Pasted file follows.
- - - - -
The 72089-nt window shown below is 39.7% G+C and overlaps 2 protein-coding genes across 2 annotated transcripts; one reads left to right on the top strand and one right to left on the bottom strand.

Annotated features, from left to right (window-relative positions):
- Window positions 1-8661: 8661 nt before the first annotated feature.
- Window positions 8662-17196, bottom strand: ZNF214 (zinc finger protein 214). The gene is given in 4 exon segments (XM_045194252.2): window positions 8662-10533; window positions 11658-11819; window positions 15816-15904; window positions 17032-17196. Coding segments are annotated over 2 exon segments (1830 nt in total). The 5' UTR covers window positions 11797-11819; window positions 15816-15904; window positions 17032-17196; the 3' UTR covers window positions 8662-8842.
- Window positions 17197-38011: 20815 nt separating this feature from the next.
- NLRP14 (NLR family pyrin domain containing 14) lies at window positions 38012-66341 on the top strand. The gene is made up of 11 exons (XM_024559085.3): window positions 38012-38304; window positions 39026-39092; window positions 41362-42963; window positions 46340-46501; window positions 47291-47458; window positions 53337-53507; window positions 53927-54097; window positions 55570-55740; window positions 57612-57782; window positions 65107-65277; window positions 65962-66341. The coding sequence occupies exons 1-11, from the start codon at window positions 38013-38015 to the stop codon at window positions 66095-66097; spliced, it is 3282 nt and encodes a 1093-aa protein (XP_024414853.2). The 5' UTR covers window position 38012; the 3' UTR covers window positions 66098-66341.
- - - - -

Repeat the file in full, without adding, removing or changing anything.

The 72089-nt window shown below is 39.7% G+C and overlaps 2 protein-coding genes across 2 annotated transcripts; one reads left to right on the top strand and one right to left on the bottom strand.

Annotated features, from left to right (window-relative positions):
- Window positions 1-8661: 8661 nt before the first annotated feature.
- Window positions 8662-17196, bottom strand: ZNF214 (zinc finger protein 214). The gene is given in 4 exon segments (XM_045194252.2): window positions 8662-10533; window positions 11658-11819; window positions 15816-15904; window positions 17032-17196. Coding segments are annotated over 2 exon segments (1830 nt in total). The 5' UTR covers window positions 11797-11819; window positions 15816-15904; window positions 17032-17196; the 3' UTR covers window positions 8662-8842.
- Window positions 17197-38011: 20815 nt separating this feature from the next.
- NLRP14 (NLR family pyrin domain containing 14) lies at window positions 38012-66341 on the top strand. The gene is made up of 11 exons (XM_024559085.3): window positions 38012-38304; window positions 39026-39092; window positions 41362-42963; window positions 46340-46501; window positions 47291-47458; window positions 53337-53507; window positions 53927-54097; window positions 55570-55740; window positions 57612-57782; window positions 65107-65277; window positions 65962-66341. The coding sequence occupies exons 1-11, from the start codon at window positions 38013-38015 to the stop codon at window positions 66095-66097; spliced, it is 3282 nt and encodes a 1093-aa protein (XP_024414853.2). The 5' UTR covers window position 38012; the 3' UTR covers window positions 66098-66341.